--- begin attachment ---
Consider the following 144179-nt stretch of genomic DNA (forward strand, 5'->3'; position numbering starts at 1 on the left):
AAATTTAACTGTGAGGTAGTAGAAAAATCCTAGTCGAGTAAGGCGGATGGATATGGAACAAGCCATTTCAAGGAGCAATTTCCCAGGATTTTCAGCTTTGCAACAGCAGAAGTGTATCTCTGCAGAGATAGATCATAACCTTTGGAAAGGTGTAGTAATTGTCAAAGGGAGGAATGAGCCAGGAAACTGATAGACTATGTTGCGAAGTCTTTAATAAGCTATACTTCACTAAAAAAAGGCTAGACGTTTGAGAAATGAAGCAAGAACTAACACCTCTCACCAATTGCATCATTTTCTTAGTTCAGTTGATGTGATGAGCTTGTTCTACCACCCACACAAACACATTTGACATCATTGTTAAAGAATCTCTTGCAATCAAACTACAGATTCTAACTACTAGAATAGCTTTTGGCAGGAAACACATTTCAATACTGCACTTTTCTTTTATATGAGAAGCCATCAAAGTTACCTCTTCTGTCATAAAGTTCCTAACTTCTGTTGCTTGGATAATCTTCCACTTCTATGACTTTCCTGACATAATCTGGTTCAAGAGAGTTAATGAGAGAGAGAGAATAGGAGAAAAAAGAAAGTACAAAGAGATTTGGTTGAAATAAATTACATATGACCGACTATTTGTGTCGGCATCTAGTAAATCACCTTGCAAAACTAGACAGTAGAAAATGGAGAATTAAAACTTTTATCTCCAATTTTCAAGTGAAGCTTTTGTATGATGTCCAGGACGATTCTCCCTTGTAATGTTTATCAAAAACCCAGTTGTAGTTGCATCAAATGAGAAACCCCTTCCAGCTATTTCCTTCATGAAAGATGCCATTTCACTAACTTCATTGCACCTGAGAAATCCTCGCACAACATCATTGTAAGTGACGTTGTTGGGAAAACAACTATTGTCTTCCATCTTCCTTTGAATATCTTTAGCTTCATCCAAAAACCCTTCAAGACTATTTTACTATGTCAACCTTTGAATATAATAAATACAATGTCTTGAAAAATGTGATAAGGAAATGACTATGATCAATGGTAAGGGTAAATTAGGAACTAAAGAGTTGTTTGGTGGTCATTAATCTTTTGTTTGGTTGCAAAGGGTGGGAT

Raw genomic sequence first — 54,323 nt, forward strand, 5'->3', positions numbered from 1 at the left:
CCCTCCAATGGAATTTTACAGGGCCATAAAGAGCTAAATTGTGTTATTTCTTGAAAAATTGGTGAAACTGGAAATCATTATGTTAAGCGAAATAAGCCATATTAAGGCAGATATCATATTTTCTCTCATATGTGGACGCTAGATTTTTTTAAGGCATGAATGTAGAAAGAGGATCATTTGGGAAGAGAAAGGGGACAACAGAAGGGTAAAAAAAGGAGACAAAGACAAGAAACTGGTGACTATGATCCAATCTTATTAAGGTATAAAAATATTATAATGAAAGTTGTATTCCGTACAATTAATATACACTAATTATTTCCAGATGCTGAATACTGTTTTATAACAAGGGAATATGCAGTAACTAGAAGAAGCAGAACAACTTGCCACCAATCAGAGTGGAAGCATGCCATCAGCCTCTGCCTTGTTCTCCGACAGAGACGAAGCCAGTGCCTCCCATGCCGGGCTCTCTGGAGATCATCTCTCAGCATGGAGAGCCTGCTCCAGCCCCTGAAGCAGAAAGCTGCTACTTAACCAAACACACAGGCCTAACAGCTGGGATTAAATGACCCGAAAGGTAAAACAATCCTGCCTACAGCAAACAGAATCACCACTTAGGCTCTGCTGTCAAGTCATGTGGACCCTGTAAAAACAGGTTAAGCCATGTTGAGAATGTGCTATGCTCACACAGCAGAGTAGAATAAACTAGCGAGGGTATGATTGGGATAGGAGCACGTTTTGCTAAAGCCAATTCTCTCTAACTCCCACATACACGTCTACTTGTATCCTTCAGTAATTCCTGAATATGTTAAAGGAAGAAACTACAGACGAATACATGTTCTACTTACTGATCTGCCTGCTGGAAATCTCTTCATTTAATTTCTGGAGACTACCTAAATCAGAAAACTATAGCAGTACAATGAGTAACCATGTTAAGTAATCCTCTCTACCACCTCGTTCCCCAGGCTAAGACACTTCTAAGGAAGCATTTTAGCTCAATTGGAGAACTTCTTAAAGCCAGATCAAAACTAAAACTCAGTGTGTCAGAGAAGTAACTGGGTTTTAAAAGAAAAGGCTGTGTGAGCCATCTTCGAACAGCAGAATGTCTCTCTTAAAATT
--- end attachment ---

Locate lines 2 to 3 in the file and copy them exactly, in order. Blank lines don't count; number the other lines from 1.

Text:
AAATTTAACTGTGAGGTAGTAGAAAAATCCTAGTCGAGTAAGGCGGATGGATATGGAACAAGCCATTTCAAGGAGCAATTTCCCAGGATTTTCAGCTTTGCAACAGCAGAAGTGTATCTCTGCAGAGATAGATCATAACCTTTGGAAAGGTGTAGTAATTGTCAAAGGGAGGAATGAGCCAGGAAACTGATAGACTATGTTGCGAAGTCTTTAATAAGCTATACTTCACTAAAAAAAGGCTAGACGTTTGAGAAATGAAGCAAGAACTAACACCTCTCACCAATTGCATCATTTTCTTAGTTCAGTTGATGTGATGAGCTTGTTCTACCACCCACACAAACACATTTGACATCATTGTTAAAGAATCTCTTGCAATCAAACTACAGATTCTAACTACTAGAATAGCTTTTGGCAGGAAACACATTTCAATACTGCACTTTTCTTTTATATGAGAAGCCATCAAAGTTACCTCTTCTGTCATAAAGTTCCTAACTTCTGTTGCTTGGATAATCTTCCACTTCTATGACTTTCCTGACATAATCTGGTTCAAGAGAGTTAATGAGAGAGAGAGAATAGGAGAAAAAAGAAAGTACAAAGAGATTTGGTTGAAATAAATTACATATGACCGACTATTTGTGTCGGCATCTAGTAAATCACCTTGCAAAACTAGACAGTAGAAAATGGAGAATTAAAACTTTTATCTCCAATTTTCAAGTGAAGCTTTTGTATGATGTCCAGGACGATTCTCCCTTGTAATGTTTATCAAAAACCCAGTTGTAGTTGCATCAAATGAGAAACCCCTTCCAGCTATTTCCTTCATGAAAGATGCCATTTCACTAACTTCATTGCACCTGAGAAATCCTCGCACAACATCATTGTAAGTGACGTTGTTGGGAAAACAACTATTGTCTTCCATCTTCCTTTGAATATCTTTAGCTTCATCCAAAAACCCTTCAAGACTATTTTACTATGTCAACCTTTGAATATAATAAATACAATGTCTTGAAAAATGTGATAAGGAAATGACTATGATCAATGGTAAGGGTAAATTAGGAACTAAAGAGTTGTTTGGTGGTCATTAATCTTTTGTTTGGTTGCAAAGGGTGGGAT

Raw genomic sequence first — 54,323 nt, forward strand, 5'->3', positions numbered from 1 at the left: